John Ford | 1hr 40min
John Ford may be most recognised for his work on some of the great Westerns of Hollywood’s Golden Age, but there is a reverent American mythology which underlies his work even more broadly, and which is rarely so evident than it is in Young Mr Lincoln. Though it is based on a real murder case that saw a pre-presidential Abraham Lincoln successfully defend a Union soldier in court, historicity is not important to Ford, and the future president’s landmark abolition of slavery is barely even touched on besides a brief nod to his strong moral convictions. Instead, Lincoln’s origins as an Illinoisian lawyer becomes a fable sketching out the bedrock of American civilisation, building it upon those small acts of liberty and justice that are eventually overshadowed by the monumental waves they later generate.
The first of many collaborations between Henry Fonda and Ford arrives here in 1939, transforming the actor into a remarkable rendering of Lincoln, complete with gaunt cheeks and an instantly recognisable mole. As impressive as the makeup is, it is Fonda’s take on the historical figure that is even more convincing, filling in those unknown pieces of his character with a gentle yet imposing presence, delivering eloquent, off-the-cuff speeches seeping with persuasive sincerity. In those moments where he takes a stance against riled-up crowds, he holds his lonely ground with confidence, appealing to a strong idealistic belief that believes Americans can always do better.
“We do things together that we’d be mighty ashamed to do by ourselves.”
Within Ford’s brilliant staging, Lincoln takes an elevated position among others, exerting a powerful influence upon his community. Around him, masses of smaller characters and extras are staggered across frame in arresting arrangements, emphasising their unity in collectively drawing our eyes to those figures who demand our attention – not just Lincoln, but barristers, politicians, and accused murderers. Ford doesn’t discriminate between large ensembles, smaller groups, and single, isolated characters when it comes to his blocking, evenly building emotional arcs across both intense courtroom scenes and quiet reflections in the countryside. The frames he draws out of delicate, low-hanging tree branches there aren’t unlike those from How Green Was My Valley, which he would go on to direct two years later, though instead of rural Wales, Ford uses the riverbanks and fields of the American Midwest to set environments of tranquillity around Lincoln’s pensive meditations.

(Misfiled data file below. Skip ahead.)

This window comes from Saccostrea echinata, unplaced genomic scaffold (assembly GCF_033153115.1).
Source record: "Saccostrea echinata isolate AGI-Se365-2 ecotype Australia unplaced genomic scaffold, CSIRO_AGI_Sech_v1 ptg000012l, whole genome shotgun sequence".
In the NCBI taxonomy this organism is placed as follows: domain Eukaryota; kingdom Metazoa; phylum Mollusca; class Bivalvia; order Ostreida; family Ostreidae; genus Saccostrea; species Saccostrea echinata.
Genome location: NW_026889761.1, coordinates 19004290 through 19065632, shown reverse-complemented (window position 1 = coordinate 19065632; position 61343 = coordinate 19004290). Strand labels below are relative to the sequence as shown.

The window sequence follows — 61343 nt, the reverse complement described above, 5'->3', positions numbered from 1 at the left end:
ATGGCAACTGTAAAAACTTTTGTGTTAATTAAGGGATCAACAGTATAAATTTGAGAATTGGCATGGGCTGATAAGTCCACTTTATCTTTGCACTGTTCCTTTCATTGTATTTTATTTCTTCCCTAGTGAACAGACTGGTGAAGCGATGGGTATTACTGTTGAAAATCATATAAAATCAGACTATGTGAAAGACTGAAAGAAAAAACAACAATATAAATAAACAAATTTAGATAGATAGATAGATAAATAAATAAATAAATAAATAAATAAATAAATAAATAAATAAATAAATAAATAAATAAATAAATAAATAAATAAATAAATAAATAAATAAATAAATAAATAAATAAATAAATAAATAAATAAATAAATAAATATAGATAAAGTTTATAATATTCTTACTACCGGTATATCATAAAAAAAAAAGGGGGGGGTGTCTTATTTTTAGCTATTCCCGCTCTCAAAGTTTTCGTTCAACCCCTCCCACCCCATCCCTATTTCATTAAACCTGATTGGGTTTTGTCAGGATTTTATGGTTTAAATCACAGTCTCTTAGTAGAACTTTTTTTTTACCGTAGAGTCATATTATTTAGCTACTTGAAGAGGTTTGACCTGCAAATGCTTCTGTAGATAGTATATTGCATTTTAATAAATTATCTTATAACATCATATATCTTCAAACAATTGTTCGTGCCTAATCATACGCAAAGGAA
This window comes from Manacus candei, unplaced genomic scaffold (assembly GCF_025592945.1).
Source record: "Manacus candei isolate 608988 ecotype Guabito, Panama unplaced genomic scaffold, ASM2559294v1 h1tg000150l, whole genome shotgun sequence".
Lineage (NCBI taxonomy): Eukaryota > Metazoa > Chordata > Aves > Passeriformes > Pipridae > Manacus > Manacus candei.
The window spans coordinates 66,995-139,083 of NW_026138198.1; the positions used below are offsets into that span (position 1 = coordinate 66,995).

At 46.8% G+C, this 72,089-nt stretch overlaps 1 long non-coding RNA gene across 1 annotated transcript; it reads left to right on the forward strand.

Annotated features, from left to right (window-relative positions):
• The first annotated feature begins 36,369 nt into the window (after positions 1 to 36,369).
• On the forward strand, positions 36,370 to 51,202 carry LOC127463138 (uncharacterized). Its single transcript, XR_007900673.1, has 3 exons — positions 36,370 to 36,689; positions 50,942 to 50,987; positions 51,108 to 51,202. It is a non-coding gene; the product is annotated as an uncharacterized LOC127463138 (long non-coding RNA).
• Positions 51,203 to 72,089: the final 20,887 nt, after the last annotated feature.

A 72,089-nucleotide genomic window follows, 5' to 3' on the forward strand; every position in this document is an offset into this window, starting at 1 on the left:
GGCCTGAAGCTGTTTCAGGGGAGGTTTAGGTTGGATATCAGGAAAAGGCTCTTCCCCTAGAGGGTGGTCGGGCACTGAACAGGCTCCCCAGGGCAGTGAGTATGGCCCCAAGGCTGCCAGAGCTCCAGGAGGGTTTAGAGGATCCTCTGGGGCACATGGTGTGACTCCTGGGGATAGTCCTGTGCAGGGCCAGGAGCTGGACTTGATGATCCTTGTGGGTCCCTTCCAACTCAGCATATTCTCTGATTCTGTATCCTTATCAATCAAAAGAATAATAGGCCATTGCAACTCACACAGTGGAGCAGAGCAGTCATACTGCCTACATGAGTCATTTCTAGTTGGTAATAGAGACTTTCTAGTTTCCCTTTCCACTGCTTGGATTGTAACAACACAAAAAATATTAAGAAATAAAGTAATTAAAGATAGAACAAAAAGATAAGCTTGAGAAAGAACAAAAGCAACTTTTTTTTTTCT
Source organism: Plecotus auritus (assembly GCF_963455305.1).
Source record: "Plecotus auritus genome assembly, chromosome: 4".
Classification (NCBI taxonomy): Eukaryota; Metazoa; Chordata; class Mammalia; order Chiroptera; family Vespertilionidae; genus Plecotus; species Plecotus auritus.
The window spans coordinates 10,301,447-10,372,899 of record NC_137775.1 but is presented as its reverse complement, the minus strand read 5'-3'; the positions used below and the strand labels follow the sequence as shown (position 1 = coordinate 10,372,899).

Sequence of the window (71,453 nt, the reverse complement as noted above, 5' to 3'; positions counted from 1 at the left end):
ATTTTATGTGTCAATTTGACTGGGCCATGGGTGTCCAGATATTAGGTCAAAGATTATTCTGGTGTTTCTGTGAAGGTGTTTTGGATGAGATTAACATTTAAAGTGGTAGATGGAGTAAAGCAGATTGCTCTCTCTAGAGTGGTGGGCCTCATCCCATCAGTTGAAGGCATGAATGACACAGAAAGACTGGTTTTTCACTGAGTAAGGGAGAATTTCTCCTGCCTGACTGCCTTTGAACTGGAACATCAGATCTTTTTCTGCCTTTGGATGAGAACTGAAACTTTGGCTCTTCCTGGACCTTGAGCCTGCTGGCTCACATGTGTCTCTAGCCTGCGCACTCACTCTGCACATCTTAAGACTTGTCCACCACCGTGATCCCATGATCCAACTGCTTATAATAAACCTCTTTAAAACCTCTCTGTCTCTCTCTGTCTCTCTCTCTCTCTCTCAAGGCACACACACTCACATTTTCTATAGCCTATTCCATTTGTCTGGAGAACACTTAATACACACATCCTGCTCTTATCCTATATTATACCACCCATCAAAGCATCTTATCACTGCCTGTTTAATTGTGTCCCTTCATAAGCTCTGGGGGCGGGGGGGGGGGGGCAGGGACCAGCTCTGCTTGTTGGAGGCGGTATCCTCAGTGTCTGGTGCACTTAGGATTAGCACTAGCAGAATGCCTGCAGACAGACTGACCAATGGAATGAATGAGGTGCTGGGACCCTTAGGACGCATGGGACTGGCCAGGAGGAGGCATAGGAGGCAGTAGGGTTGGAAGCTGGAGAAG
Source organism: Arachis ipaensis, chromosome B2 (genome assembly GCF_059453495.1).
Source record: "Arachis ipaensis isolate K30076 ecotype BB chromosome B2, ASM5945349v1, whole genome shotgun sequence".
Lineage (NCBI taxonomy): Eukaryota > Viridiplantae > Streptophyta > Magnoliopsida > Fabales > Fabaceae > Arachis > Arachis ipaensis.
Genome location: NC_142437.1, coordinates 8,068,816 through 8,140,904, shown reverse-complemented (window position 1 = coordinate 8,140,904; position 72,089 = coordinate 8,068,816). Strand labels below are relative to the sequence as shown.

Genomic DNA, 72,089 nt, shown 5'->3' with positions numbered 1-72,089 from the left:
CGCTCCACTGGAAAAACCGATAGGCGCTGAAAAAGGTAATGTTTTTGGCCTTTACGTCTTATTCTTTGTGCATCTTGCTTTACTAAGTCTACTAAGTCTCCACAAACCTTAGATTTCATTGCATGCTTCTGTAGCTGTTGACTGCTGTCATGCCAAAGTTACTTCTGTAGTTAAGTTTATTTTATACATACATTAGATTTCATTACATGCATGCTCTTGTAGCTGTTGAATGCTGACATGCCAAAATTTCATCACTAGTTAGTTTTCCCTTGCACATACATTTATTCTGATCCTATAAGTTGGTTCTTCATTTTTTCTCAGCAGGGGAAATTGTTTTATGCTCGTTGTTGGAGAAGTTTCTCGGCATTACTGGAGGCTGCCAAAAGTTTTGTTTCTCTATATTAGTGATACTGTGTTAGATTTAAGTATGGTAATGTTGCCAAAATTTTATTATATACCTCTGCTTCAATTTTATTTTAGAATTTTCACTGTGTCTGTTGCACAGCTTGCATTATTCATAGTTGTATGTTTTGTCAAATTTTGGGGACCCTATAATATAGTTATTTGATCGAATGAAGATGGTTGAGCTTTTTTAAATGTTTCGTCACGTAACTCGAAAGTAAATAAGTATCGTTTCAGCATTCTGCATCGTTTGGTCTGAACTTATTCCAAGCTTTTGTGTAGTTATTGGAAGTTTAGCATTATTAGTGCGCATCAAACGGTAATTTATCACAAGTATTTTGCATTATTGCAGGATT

Back in the town of Springfield, young Lincoln is highly respected for his law services, intelligently settling disputes as a voice of reason and compassion. When a brawl on the night of an Independence Day celebration becomes a murder, the lynch mob that quickly forms within the community can only be quelled by a man with as refined a sense of justice and compelling a tone as Lincoln, offering him his first platform to make real change beyond petty financial squabbles. Earlier, he hung his entire life trajectory upon the direction a dropped stick would fall in, and as Ford moves into the courtroom drama segment of Young Mr Lincoln, we again feel the ripples of history being born in a seemingly insignificant moment.
It is in these highly-strung legal proceedings that we see another side to Fonda’s Lincoln, at times acting as the comic relief to his own story by cracking jokes that lighten the mood of the jurors and gallery. Whether he is laying back in his chair with his feet up while selecting the jury or patiently listening to the prosecution’s case, Ford frequently frames him in the foreground, dominating the shot in positions of relaxed confidence. Though he is admonished for his charming frivolity, he never loses sight of the trial’s stakes, with the lives of two brothers hanging on the line and an uncertainty as to which one landed the killing blow.
As it comes to light that their mother is apparently the only person to have seen which one was holding the knife, much of the following proceedings are tensely wound over her dilemma as to which one she should effectively sentence to death, and Ford exerts fine control over every slight shift in tone here. Especially notable is the moment when the accused boys come into question during a witness examination, where he lets them sit silently in the foreground with their backs to the camera, offering us their view of their fates being decided.
As for the culmination of the trial, Ford’s blocking allows Fonda and his perfect timing to take the spotlight. In a single wide shot that lasts for almost three minutes, the scene turns from one of disheartening defeat to rousing victory, moving Lincoln away from the edge of the frame towards its centre where he stares down the true culprit, backed up by the judge, jurors, and defendants now standing right behind him. It is not hard to believe that this man casting a spell over the entire courtroom will one day become President of the United States, given both his sheer charisma and judicious discernment. For all the accusations of Ford being mawkish and sentimental about American history, there is little arguing against the expressive power with which he renders it on film, crafting and imparting legends that offer us some insight into the storytelling traditions that have shaped the cultural values of an entire nation.
Young Mr Lincoln is currently streaming on The Criterion Channel and Tubi TV.